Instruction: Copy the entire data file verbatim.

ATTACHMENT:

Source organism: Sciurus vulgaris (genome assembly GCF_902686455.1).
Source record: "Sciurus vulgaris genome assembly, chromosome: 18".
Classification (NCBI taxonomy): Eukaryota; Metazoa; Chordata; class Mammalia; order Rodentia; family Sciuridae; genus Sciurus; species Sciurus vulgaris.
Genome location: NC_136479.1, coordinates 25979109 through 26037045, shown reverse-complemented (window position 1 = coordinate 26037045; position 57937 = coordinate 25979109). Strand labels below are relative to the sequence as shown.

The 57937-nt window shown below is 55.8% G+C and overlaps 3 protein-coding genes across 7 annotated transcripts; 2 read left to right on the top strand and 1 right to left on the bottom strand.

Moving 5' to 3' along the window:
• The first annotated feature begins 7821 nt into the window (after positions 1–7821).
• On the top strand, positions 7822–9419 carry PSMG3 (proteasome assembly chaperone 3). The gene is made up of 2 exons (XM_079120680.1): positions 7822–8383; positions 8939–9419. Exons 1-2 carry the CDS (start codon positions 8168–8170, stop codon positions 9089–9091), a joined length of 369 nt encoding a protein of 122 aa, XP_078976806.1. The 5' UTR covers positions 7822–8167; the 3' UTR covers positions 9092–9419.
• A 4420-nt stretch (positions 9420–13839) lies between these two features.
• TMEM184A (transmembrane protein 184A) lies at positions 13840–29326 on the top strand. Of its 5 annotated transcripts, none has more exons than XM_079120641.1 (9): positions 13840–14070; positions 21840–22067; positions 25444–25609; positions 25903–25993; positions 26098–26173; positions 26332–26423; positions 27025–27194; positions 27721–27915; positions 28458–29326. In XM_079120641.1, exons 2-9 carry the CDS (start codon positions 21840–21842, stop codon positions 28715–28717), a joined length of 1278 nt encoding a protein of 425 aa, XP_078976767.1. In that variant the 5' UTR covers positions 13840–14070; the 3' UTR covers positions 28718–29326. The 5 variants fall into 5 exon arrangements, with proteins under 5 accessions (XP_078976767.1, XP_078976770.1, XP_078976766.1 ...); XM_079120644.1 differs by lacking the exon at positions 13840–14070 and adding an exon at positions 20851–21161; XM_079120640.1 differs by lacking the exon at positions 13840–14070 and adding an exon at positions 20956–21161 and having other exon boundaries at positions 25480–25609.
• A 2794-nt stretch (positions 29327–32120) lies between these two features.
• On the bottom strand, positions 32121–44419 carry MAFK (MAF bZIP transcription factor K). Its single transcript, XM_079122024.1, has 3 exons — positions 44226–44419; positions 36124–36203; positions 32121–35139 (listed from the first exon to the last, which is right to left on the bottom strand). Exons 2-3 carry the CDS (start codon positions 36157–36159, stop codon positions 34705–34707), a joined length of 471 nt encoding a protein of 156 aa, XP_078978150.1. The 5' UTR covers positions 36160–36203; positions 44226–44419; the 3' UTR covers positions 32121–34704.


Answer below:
Source organism: Sciurus vulgaris (genome assembly GCF_902686455.1).
Source record: "Sciurus vulgaris genome assembly, chromosome: 18".
Classification (NCBI taxonomy): Eukaryota; Metazoa; Chordata; class Mammalia; order Rodentia; family Sciuridae; genus Sciurus; species Sciurus vulgaris.
Genome location: NC_136479.1, coordinates 25979109 through 26037045, shown reverse-complemented (window position 1 = coordinate 26037045; position 57937 = coordinate 25979109). Strand labels below are relative to the sequence as shown.

The 57937-nt window shown below is 55.8% G+C and overlaps 3 protein-coding genes across 7 annotated transcripts; 2 read left to right on the top strand and 1 right to left on the bottom strand.

Moving 5' to 3' along the window:
• The first annotated feature begins 7821 nt into the window (after positions 1–7821).
• On the top strand, positions 7822–9419 carry PSMG3 (proteasome assembly chaperone 3). The gene is made up of 2 exons (XM_079120680.1): positions 7822–8383; positions 8939–9419. Exons 1-2 carry the CDS (start codon positions 8168–8170, stop codon positions 9089–9091), a joined length of 369 nt encoding a protein of 122 aa, XP_078976806.1. The 5' UTR covers positions 7822–8167; the 3' UTR covers positions 9092–9419.
• A 4420-nt stretch (positions 9420–13839) lies between these two features.
• TMEM184A (transmembrane protein 184A) lies at positions 13840–29326 on the top strand. Of its 5 annotated transcripts, none has more exons than XM_079120641.1 (9): positions 13840–14070; positions 21840–22067; positions 25444–25609; positions 25903–25993; positions 26098–26173; positions 26332–26423; positions 27025–27194; positions 27721–27915; positions 28458–29326. In XM_079120641.1, exons 2-9 carry the CDS (start codon positions 21840–21842, stop codon positions 28715–28717), a joined length of 1278 nt encoding a protein of 425 aa, XP_078976767.1. In that variant the 5' UTR covers positions 13840–14070; the 3' UTR covers positions 28718–29326. The 5 variants fall into 5 exon arrangements, with proteins under 5 accessions (XP_078976767.1, XP_078976770.1, XP_078976766.1 ...); XM_079120644.1 differs by lacking the exon at positions 13840–14070 and adding an exon at positions 20851–21161; XM_079120640.1 differs by lacking the exon at positions 13840–14070 and adding an exon at positions 20956–21161 and having other exon boundaries at positions 25480–25609.
• A 2794-nt stretch (positions 29327–32120) lies between these two features.
• On the bottom strand, positions 32121–44419 carry MAFK (MAF bZIP transcription factor K). Its single transcript, XM_079122024.1, has 3 exons — positions 44226–44419; positions 36124–36203; positions 32121–35139 (listed from the first exon to the last, which is right to left on the bottom strand). Exons 2-3 carry the CDS (start codon positions 36157–36159, stop codon positions 34705–34707), a joined length of 471 nt encoding a protein of 156 aa, XP_078978150.1. The 5' UTR covers positions 36160–36203; positions 44226–44419; the 3' UTR covers positions 32121–34704.